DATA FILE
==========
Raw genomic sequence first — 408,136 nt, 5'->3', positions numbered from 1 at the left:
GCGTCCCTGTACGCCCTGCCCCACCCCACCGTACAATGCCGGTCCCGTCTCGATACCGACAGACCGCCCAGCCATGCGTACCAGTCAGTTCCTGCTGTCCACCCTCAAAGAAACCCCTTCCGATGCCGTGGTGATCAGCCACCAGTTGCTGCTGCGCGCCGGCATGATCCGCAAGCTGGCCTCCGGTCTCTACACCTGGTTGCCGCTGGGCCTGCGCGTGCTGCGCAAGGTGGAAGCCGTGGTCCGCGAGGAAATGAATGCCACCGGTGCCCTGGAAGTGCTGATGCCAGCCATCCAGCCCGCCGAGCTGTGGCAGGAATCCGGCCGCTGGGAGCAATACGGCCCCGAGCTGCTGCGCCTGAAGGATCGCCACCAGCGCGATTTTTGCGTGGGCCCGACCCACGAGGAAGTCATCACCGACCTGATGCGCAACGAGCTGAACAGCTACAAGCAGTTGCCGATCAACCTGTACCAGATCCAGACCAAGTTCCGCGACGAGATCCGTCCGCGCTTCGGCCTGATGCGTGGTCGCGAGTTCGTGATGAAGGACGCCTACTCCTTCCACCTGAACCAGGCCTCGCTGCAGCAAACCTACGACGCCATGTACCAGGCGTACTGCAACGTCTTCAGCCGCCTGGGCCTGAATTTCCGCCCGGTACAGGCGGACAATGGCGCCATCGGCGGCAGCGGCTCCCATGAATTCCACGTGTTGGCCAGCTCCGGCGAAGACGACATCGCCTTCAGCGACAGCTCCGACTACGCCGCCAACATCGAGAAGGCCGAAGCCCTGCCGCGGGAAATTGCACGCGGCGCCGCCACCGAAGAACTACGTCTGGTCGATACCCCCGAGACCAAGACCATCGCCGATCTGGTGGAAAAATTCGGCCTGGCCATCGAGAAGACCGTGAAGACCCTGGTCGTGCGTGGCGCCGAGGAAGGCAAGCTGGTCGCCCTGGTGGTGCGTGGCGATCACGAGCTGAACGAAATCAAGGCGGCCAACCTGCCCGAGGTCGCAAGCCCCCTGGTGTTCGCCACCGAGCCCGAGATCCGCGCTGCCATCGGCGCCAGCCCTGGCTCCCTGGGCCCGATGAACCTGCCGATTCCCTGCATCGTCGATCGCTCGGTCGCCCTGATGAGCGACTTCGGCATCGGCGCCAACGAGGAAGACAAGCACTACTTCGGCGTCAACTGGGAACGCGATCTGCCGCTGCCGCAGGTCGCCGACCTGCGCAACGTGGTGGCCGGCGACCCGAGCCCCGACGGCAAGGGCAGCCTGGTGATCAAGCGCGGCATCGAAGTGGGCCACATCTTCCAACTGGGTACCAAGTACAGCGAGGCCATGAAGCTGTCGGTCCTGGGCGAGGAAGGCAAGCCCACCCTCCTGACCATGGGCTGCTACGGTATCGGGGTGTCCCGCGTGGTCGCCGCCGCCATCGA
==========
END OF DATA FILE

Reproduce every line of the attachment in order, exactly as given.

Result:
Raw genomic sequence first — 408,136 nt, 5'->3', positions numbered from 1 at the left:
GCGTCCCTGTACGCCCTGCCCCACCCCACCGTACAATGCCGGTCCCGTCTCGATACCGACAGACCGCCCAGCCATGCGTACCAGTCAGTTCCTGCTGTCCACCCTCAAAGAAACCCCTTCCGATGCCGTGGTGATCAGCCACCAGTTGCTGCTGCGCGCCGGCATGATCCGCAAGCTGGCCTCCGGTCTCTACACCTGGTTGCCGCTGGGCCTGCGCGTGCTGCGCAAGGTGGAAGCCGTGGTCCGCGAGGAAATGAATGCCACCGGTGCCCTGGAAGTGCTGATGCCAGCCATCCAGCCCGCCGAGCTGTGGCAGGAATCCGGCCGCTGGGAGCAATACGGCCCCGAGCTGCTGCGCCTGAAGGATCGCCACCAGCGCGATTTTTGCGTGGGCCCGACCCACGAGGAAGTCATCACCGACCTGATGCGCAACGAGCTGAACAGCTACAAGCAGTTGCCGATCAACCTGTACCAGATCCAGACCAAGTTCCGCGACGAGATCCGTCCGCGCTTCGGCCTGATGCGTGGTCGCGAGTTCGTGATGAAGGACGCCTACTCCTTCCACCTGAACCAGGCCTCGCTGCAGCAAACCTACGACGCCATGTACCAGGCGTACTGCAACGTCTTCAGCCGCCTGGGCCTGAATTTCCGCCCGGTACAGGCGGACAATGGCGCCATCGGCGGCAGCGGCTCCCATGAATTCCACGTGTTGGCCAGCTCCGGCGAAGACGACATCGCCTTCAGCGACAGCTCCGACTACGCCGCCAACATCGAGAAGGCCGAAGCCCTGCCGCGGGAAATTGCACGCGGCGCCGCCACCGAAGAACTACGTCTGGTCGATACCCCCGAGACCAAGACCATCGCCGATCTGGTGGAAAAATTCGGCCTGGCCATCGAGAAGACCGTGAAGACCCTGGTCGTGCGTGGCGCCGAGGAAGGCAAGCTGGTCGCCCTGGTGGTGCGTGGCGATCACGAGCTGAACGAAATCAAGGCGGCCAACCTGCCCGAGGTCGCAAGCCCCCTGGTGTTCGCCACCGAGCCCGAGATCCGCGCTGCCATCGGCGCCAGCCCTGGCTCCCTGGGCCCGATGAACCTGCCGATTCCCTGCATCGTCGATCGCTCGGTCGCCCTGATGAGCGACTTCGGCATCGGCGCCAACGAGGAAGACAAGCACTACTTCGGCGTCAACTGGGAACGCGATCTGCCGCTGCCGCAGGTCGCCGACCTGCGCAACGTGGTGGCCGGCGACCCGAGCCCCGACGGCAAGGGCAGCCTGGTGATCAAGCGCGGCATCGAAGTGGGCCACATCTTCCAACTGGGTACCAAGTACAGCGAGGCCATGAAGCTGTCGGTCCTGGGCGAGGAAGGCAAGCCCACCCTCCTGACCATGGGCTGCTACGGTATCGGGGTGTCCCGCGTGGTCGCCGCCGCCATCGA